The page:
Fewer than 80 Sumatran rhinos are left in the world, making it likely that the smallest and most threatened of all rhinoceros species will go extinct in our lifetime.
Conservation efforts so far have not been able to turn the tide, amid growing demand for rhino horn in parts of Asia such as China and Vietnam.
But a new global conservation standard is set to change this bleak narrative, offering hope that if conservation breeding technology advances in the near future, the Sumatran rhino population could rebound over the next century.
The new Green Status of Species standard will find out to what extent vulnerable flora and fauna have recovered as a result of conservation efforts. It will also monitor and track future conservation efforts.
Launched last month by the International Union for Conservation of Nature (IUCN), the green status provides metrics developed by more than 200 scientists worldwide over 10 years.
Commenting on the standard, botanist Shawn Lum from the Asian School of the Environment at Singapore's Nanyang Technological University said: "It provides a measurable benchmark of the impact of previous conservation efforts for a species, and helps to determine what might happen to that species in the short term with and without conservation.
"It also indicates what the long-term conservation potential for a species is."
Dr Lum was not among the scientists involved in developing the standard.
The green status will be incorporated into its more familiar sibling, the IUCN Red List of Threatened Species. The red list is the most detailed source on the status of animal, plant and fungi species that are at high risk of global extinction.
While preventing extinction has been the main and end goal of conservation, the new green status is more ambitious.
It was developed to expand the conservation narrative and make sure that threatened flora and fauna will not just survive but also thrive in their habitats.
Dr Lum explained: "A species may be present in an area, which is good, but it may be in numbers that are insufficient to contribute much to maintaining function and balance in ecosystems."
A paper published in the Conservation Biology journal last month used the green status to preliminarily assess the recovery prospects of 181 animals and plants worldwide, including the smooth-coated otters and Sunda pangolins that are found in Singapore.
But the prospects of these two creatures seem rather bleak.
According to the green status, both the otter and pangolin populations are largely depleted in their habitats.
In the case of the otters, it is uncertain if short-term and long-term conservation efforts will improve their status.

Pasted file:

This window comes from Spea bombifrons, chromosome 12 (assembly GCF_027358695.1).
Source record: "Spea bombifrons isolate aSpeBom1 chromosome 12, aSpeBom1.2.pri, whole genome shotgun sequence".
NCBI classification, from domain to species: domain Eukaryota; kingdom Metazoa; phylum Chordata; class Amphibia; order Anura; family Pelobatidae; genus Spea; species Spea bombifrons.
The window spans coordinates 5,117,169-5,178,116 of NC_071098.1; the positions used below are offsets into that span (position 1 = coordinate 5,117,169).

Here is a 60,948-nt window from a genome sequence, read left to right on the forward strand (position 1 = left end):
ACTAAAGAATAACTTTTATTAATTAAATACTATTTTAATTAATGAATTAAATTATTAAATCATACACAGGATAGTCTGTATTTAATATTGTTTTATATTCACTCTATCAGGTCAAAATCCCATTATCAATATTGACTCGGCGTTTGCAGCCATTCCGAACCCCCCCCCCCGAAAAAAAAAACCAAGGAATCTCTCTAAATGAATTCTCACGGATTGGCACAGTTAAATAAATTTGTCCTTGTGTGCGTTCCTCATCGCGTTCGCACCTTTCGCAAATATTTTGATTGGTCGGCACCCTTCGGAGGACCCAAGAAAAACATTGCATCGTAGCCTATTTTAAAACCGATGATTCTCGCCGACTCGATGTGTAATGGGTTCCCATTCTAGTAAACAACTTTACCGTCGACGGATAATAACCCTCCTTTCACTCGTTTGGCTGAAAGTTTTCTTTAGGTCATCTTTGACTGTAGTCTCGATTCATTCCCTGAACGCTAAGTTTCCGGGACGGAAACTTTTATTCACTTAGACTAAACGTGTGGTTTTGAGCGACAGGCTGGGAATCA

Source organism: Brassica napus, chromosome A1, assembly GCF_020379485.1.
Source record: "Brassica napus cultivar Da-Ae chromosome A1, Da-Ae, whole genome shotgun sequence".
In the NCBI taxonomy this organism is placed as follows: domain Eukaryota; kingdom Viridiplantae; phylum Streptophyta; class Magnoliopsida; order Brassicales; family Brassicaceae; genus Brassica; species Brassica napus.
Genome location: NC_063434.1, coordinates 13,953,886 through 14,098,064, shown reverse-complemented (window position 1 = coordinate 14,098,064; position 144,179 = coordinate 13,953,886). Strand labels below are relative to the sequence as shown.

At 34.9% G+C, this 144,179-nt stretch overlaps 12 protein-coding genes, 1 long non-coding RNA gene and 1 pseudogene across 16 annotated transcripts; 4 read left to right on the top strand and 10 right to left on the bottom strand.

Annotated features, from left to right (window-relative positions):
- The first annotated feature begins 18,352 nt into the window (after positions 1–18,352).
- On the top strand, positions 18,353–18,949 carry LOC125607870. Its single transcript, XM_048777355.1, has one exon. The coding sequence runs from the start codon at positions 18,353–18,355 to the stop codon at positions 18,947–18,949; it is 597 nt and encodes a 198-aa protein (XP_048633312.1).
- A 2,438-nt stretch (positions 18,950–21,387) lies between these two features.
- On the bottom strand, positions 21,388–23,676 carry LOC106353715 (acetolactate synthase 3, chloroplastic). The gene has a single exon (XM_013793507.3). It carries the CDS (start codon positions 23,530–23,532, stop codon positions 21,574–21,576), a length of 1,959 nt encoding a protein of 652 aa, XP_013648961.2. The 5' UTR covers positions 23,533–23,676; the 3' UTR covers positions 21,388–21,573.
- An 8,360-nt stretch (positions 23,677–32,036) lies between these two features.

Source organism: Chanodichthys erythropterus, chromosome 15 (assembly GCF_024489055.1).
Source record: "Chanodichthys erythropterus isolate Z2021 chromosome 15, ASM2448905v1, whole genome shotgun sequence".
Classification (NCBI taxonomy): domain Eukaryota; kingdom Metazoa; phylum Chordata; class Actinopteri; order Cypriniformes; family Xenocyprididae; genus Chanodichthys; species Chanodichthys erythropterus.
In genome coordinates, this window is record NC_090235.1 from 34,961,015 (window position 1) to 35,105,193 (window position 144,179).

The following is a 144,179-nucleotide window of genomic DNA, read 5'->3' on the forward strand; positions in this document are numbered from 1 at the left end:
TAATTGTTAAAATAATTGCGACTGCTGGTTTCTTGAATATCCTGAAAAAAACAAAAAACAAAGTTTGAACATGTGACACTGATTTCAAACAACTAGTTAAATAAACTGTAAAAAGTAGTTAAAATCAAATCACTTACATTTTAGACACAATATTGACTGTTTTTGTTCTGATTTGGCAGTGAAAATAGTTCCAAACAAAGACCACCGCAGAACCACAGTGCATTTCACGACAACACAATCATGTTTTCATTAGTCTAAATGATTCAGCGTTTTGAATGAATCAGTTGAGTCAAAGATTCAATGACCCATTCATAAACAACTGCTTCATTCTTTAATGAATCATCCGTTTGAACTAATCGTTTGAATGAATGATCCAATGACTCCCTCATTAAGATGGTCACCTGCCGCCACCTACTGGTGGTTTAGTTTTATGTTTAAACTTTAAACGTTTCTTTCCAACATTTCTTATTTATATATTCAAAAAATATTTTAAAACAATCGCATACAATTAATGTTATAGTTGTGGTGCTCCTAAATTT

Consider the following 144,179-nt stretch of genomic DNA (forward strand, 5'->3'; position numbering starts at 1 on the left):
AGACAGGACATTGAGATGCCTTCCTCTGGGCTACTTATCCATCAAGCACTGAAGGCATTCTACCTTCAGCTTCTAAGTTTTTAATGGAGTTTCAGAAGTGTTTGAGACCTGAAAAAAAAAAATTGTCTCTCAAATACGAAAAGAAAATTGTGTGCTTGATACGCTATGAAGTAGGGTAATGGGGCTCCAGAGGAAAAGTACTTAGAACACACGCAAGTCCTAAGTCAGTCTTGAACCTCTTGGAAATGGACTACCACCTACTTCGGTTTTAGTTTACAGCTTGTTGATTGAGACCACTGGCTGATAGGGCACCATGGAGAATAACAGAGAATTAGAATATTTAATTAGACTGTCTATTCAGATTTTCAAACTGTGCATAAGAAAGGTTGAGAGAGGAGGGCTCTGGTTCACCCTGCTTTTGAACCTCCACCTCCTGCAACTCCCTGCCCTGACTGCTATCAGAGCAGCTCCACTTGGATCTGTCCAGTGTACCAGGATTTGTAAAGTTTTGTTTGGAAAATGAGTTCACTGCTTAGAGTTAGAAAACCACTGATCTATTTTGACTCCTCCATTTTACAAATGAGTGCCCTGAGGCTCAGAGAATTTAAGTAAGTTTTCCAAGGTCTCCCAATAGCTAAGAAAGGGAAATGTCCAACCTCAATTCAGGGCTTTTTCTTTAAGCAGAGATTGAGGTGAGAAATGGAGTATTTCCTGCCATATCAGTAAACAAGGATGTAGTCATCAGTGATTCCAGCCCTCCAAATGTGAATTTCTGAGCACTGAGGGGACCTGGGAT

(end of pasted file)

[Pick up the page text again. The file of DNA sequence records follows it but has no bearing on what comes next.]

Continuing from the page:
The pangolins, however, have a "medium" chance of bouncing back over the next 100 years.
Dr Lum said this is because the Sunda pangolin is quite an adaptable animal that can thrive in forests that might be considered degraded or marginal.
"The problem is that pangolins are relentlessly hunted and have little chance against poachers. Stop the poaching and the species can bounce back."
The paper mentioned that the green status can help conservation efforts be recognised and ensure continued support from donors and governments.
But Dr Lum said the green status might be judged based on whether it leads to more conservation action and the extent to which it influences positive policies.
"Thought leadership in nature conservation is vital, but species and ecosystems will benefit only if there are resources and 'boots on the ground' to make it happen."
Success stories highlighted by the Green Status of Species
This vulture is native to North America and is the region's largest landbird.
Once nearly depleted, condors escaped extinction after rigorous efforts were undertaken from the 1980s to breed them in captivity.
In the 20th century, lead poisoning was the vultures' major killer. The birds would accidentally ingest lead-based ammunition while feasting on the carcasses of hunted animals.
Fewer than 30 California condors soared through the skies in the 1980s. To save them, conservationists began breeding them in captivity.
Media organisation NPR reported in 2019 that there were more than 300 condors in the wild - a tenfold increase in their numbers over three decades.
But the green status assessed that over the short term, conservation progress will be slow, since California condors are a slow-breeding species.
Still, they have high recovery potential, which means that with continued conservation, there could be a big rebound over the next century.
KANDELIA OBOVATA MANGROVE PLANT
This mangrove species is native to coastal East Asia, from Japan to the northern coast of Vietnam.
Before World War II, the flowering mangrove trees were heavily harvested for timber and mostly depleted by 1950.
But replanting efforts across various countries, combined with the introduction of protected areas, prevented further decline and have allowed the species to slowly recover. The green status assessed that this trend is projected to continue in the future.
The Kandelia obovata is the most widespread mangrove species in Hong Kong, according to the Hong Kong Wetland Park website.
Its critically endangered sibling, the Kandelia candel, has been found in some mangroves in Singapore.
The river-dwelling and bright-coloured dragonfly is widely distributed across Europe and Asia, but numbers fell in the 20th century owing to water pollution, particularly in Western Europe.
However, environmental laws and regulation got the rivers cleaned up, and the dragonflies, also known as river clubtails, returned. They are now a "fully recovered" species under the green status and classified as a species of "least concern" in the IUCN Red List of Threatened Species.
But should water quality deteriorate, the dragonflies could disappear again.